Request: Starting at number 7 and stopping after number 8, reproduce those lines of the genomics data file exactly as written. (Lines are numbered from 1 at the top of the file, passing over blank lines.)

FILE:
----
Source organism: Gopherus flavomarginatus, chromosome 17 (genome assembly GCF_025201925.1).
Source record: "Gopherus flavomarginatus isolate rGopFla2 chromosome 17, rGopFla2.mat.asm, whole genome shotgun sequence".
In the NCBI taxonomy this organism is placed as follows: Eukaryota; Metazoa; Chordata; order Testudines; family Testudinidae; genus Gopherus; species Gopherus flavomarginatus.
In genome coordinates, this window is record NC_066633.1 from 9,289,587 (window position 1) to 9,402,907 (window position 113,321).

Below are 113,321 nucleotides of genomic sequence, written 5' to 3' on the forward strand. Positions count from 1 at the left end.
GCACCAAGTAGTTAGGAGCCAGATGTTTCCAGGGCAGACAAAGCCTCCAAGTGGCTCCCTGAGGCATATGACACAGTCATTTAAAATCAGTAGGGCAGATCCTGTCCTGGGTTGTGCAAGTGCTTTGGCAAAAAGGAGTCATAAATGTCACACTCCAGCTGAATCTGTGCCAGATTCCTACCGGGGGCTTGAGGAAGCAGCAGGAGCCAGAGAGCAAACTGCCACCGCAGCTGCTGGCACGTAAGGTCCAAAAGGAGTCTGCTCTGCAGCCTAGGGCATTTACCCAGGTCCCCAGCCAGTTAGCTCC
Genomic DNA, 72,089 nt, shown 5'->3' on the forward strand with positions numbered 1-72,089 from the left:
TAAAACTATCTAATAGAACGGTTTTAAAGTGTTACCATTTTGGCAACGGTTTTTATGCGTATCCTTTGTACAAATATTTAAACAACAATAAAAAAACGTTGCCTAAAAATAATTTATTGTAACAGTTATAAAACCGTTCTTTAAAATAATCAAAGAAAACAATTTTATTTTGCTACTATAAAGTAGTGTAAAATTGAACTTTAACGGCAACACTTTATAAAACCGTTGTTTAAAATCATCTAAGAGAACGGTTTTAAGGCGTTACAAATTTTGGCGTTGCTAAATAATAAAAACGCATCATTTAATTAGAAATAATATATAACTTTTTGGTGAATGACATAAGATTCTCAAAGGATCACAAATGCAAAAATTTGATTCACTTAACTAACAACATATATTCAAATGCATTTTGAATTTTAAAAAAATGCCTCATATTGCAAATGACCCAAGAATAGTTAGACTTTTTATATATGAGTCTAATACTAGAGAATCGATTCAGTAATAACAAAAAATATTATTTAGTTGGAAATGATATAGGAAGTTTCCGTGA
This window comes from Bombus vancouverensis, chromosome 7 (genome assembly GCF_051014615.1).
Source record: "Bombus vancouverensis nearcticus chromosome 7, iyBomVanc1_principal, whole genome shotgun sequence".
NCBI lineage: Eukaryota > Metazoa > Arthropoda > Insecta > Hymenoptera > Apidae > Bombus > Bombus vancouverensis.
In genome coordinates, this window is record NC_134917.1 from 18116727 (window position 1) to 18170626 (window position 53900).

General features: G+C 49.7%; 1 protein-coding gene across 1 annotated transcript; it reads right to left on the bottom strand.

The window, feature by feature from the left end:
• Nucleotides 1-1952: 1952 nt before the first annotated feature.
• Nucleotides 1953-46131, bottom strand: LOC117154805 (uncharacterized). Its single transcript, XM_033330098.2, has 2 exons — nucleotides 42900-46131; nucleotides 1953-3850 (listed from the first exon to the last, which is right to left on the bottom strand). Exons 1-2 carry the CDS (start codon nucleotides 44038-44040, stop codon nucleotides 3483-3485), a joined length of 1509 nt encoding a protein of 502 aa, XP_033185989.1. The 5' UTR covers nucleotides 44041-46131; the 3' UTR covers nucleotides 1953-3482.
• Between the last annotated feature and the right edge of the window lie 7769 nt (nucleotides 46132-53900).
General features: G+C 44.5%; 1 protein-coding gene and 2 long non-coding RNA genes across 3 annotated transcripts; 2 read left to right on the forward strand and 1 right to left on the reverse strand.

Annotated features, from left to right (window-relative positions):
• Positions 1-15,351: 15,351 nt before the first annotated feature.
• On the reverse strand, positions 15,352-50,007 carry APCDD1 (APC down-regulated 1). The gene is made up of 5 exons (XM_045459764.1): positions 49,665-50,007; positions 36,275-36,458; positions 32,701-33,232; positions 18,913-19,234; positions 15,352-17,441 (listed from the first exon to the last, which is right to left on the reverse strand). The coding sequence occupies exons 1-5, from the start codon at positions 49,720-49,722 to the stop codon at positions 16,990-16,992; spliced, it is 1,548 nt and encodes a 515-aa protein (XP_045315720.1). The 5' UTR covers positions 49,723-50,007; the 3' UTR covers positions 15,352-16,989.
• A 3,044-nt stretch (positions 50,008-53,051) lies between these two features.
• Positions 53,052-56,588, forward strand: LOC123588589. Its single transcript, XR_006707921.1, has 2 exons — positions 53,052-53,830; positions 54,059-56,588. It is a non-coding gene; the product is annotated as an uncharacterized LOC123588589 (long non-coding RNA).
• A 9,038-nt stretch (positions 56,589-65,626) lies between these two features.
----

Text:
Genomic DNA, 72,089 nt, shown 5'->3' on the forward strand with positions numbered 1-72,089 from the left:
TAAAACTATCTAATAGAACGGTTTTAAAGTGTTACCATTTTGGCAACGGTTTTTATGCGTATCCTTTGTACAAATATTTAAACAACAATAAAAAAACGTTGCCTAAAAATAATTTATTGTAACAGTTATAAAACCGTTCTTTAAAATAATCAAAGAAAACAATTTTATTTTGCTACTATAAAGTAGTGTAAAATTGAACTTTAACGGCAACACTTTATAAAACCGTTGTTTAAAATCATCTAAGAGAACGGTTTTAAGGCGTTACAAATTTTGGCGTTGCTAAATAATAAAAACGCATCATTTAATTAGAAATAATATATAACTTTTTGGTGAATGACATAAGATTCTCAAAGGATCACAAATGCAAAAATTTGATTCACTTAACTAACAACATATATTCAAATGCATTTTGAATTTTAAAAAAATGCCTCATATTGCAAATGACCCAAGAATAGTTAGACTTTTTATATATGAGTCTAATACTAGAGAATCGATTCAGTAATAACAAAAAATATTATTTAGTTGGAAATGATATAGGAAGTTTCCGTGA